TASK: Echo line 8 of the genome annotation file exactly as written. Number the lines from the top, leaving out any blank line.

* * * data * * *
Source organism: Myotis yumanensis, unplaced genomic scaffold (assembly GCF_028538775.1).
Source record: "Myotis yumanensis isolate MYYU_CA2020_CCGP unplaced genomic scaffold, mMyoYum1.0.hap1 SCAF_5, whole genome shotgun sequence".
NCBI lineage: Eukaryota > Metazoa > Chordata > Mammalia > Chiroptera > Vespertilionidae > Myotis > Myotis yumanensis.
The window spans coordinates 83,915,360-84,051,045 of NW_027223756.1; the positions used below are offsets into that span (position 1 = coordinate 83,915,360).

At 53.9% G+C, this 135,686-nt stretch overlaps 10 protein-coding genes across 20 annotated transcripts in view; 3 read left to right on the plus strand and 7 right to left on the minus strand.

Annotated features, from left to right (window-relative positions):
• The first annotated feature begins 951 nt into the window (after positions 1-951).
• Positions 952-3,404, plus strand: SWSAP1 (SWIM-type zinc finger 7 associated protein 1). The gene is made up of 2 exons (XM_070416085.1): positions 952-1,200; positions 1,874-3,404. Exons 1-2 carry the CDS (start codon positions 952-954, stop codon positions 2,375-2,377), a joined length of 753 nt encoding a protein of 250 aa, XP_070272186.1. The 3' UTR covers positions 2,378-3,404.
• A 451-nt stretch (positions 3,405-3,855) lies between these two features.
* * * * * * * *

• Positions 952-3,404, plus strand: SWSAP1 (SWIM-type zinc finger 7 associated protein 1). The gene is made up of 2 exons (XM_070416085.1): positions 952-1,200; positions 1,874-3,404. Exons 1-2 carry the CDS (start codon positions 952-954, stop codon positions 2,375-2,377), a joined length of 753 nt encoding a protein of 250 aa, XP_070272186.1. The 3' UTR covers positions 2,378-3,404.